So first, be clear about your goals.
- Do you want to change tech specializations?
- Would you like to stay in the same specialization but advance your IT career?
- Do you want to stay in the same specialization but change the industry you work in?
When you are clear about your end goal, you can much more easily break down the steps you need to take to reach that goal.
Tips for Making an IT Career Change
If you’re interested in changing tech specializations or making a career shift, you’re not alone. Many IT professionals discover new interests throughout the course of their careers, and in some cases, tech pros see the writing on the wall and know that their area of focus won’t be in-demand in the coming years (just ask Visual Basic coders from the 1990s).
Use these tips to navigate an IT career shift.
Identify and Address Skill Gaps
The first step in changing specializations or advancing your tech career is to assess your current skill set against the skills required to get a job in your target field. Identify the skills that you have that are transferable, and then make a list of the skills you need to acquire.
Once you’ve identified your gaps, you’ll need to develop a plan to close them. Study up on your target specialty. Read job descriptions and talk to others in that field. Can you earn certifications to break into this new area? Will a full degree change be required? Do you have the financial budget and time budget to devote to the learning that may be required?
Once you’ve completed an honest assessment of where you are today and what you need to do to make a change, develop a plan to get there.
Understand Whether a Temporary Step Backward May Be Necessary
Once you understand the requirements of the job and what you will need to invest in terms of time and money on getting there, you’ll want to be honest about whether your first move may require a step backward and/or a potential pay cut.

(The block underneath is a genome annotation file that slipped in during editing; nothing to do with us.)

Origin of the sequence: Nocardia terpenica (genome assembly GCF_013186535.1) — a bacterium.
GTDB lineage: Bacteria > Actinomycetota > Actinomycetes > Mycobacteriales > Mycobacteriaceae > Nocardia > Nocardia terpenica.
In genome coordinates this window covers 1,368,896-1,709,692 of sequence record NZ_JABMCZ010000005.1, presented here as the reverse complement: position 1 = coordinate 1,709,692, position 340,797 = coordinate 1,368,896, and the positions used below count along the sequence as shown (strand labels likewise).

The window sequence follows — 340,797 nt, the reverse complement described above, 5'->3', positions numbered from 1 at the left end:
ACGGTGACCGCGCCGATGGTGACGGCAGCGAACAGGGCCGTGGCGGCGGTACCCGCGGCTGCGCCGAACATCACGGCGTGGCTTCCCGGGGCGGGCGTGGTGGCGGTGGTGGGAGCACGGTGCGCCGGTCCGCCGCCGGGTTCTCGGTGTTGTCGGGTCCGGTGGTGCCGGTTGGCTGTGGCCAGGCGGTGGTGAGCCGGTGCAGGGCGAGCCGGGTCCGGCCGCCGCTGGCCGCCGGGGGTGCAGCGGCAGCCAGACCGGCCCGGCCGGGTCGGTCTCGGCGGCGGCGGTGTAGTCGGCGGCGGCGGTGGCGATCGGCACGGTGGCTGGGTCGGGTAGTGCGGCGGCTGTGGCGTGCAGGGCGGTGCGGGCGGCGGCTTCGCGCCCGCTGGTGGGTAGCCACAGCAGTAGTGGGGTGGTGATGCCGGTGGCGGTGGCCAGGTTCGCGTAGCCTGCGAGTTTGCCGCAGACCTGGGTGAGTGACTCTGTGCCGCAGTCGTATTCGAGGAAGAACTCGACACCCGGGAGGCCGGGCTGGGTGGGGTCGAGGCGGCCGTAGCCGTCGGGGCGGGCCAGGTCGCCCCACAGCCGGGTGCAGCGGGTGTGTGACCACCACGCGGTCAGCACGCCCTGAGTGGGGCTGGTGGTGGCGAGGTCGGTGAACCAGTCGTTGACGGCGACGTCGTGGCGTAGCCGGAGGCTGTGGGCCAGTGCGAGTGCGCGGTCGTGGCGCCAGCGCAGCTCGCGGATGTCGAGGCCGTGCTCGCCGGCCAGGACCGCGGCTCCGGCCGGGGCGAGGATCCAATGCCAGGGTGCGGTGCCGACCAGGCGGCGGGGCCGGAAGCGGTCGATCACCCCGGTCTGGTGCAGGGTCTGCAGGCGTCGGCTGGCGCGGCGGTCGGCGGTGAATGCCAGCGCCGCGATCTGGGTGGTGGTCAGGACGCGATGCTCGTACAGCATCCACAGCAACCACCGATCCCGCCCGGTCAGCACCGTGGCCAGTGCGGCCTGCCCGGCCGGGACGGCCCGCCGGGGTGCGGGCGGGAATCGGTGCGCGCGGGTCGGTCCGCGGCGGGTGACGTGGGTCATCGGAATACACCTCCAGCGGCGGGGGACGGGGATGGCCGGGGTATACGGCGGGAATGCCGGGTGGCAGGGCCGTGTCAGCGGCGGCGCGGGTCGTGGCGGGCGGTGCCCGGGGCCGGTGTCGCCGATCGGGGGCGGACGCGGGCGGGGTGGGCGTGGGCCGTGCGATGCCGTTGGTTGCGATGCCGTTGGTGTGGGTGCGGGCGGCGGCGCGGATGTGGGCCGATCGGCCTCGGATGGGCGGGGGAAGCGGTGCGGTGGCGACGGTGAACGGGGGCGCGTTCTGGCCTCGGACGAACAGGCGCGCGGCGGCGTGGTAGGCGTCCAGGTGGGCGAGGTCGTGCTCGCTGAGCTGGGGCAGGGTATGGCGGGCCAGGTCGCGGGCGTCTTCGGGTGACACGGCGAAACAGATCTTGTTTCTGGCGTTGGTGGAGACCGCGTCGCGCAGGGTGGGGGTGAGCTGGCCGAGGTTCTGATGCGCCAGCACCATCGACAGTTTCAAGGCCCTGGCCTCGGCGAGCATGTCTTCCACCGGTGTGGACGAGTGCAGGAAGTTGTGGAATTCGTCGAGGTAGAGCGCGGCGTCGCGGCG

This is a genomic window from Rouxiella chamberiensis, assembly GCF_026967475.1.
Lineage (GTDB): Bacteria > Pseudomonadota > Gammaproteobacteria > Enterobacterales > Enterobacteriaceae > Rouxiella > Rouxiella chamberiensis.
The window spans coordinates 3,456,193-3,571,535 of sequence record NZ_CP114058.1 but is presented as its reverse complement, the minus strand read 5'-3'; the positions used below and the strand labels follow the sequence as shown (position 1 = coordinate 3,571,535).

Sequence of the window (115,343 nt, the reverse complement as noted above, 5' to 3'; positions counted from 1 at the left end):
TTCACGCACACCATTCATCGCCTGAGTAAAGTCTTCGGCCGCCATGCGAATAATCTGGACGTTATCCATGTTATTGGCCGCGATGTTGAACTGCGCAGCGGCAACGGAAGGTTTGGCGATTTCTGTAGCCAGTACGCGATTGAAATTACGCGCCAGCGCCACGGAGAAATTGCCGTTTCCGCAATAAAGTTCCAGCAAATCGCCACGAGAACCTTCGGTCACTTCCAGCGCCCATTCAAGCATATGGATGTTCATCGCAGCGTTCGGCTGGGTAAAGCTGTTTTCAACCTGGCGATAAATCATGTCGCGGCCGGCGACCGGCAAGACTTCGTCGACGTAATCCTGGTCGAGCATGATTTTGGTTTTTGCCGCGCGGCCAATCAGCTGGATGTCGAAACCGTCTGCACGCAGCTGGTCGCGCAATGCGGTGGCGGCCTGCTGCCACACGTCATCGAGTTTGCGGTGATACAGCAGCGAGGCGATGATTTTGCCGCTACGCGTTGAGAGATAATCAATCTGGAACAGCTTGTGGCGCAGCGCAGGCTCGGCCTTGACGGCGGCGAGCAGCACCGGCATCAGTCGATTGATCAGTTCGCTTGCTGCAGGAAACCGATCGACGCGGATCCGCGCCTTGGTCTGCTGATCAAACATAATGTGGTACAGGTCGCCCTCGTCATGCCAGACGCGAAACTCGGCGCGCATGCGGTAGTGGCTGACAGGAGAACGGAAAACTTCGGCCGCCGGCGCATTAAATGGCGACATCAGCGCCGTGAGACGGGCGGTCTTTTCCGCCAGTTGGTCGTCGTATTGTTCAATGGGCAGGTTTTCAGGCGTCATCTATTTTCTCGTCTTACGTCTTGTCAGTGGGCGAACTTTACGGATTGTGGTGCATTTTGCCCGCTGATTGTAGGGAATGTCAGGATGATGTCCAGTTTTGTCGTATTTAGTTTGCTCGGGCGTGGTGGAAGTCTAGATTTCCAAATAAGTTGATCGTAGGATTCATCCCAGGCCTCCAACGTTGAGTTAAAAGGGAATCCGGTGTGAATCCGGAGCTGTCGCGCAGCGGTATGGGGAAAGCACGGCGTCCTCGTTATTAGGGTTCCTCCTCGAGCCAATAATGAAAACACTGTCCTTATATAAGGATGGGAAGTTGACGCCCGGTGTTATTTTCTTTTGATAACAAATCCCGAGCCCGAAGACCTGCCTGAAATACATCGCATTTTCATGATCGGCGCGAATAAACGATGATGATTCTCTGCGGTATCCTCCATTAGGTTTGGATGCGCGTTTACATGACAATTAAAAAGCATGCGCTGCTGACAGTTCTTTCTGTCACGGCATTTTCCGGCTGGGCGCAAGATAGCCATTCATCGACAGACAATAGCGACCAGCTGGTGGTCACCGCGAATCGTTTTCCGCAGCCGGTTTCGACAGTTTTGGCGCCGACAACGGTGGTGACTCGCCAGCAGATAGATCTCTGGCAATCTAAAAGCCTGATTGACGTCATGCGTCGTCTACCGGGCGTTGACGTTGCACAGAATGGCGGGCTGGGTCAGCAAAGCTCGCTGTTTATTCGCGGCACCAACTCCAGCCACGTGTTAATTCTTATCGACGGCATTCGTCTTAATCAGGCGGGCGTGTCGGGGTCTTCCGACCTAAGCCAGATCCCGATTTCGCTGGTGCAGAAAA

If you’re looking to leave a specialty in which you’ve become a seasoned expert, switching to something new may very well require you to start from the bottom or start a few steps backward from where you are today.
Taking a step back is nothing to be ashamed of, but you want to be realistic about your tolerance level. If you can’t afford a pay cut, that particular shift may not be right for you. If your ego won’t recover from moving back, you may want to reconsider.
As you evaluate whether a shift in specialization is worth it, remember that if a step back or a minor cut in pay are required, they are only temporary, and you will work your way back up.
Keep Your Resume and LinkedIn Updated
As you progress through your educational journey to close your skill gaps, make sure to update your resume and LinkedIn profile in real-time. Why? Because tech job recruiters are always on the lookout for talented people, and you never know when someone will have a job that you’re qualified for even before you complete your education.
“I love when someone has their resume updated and ready to go. There are many times I talk to someone about a role that is their next dream role. When they have their resume, we can present them much faster. In some cases, if we wait too long, the role is filled by the time we received the new updated resume. Also doing this proactively saves you time on the back end and you can make improvements a little at a time,” says Travis.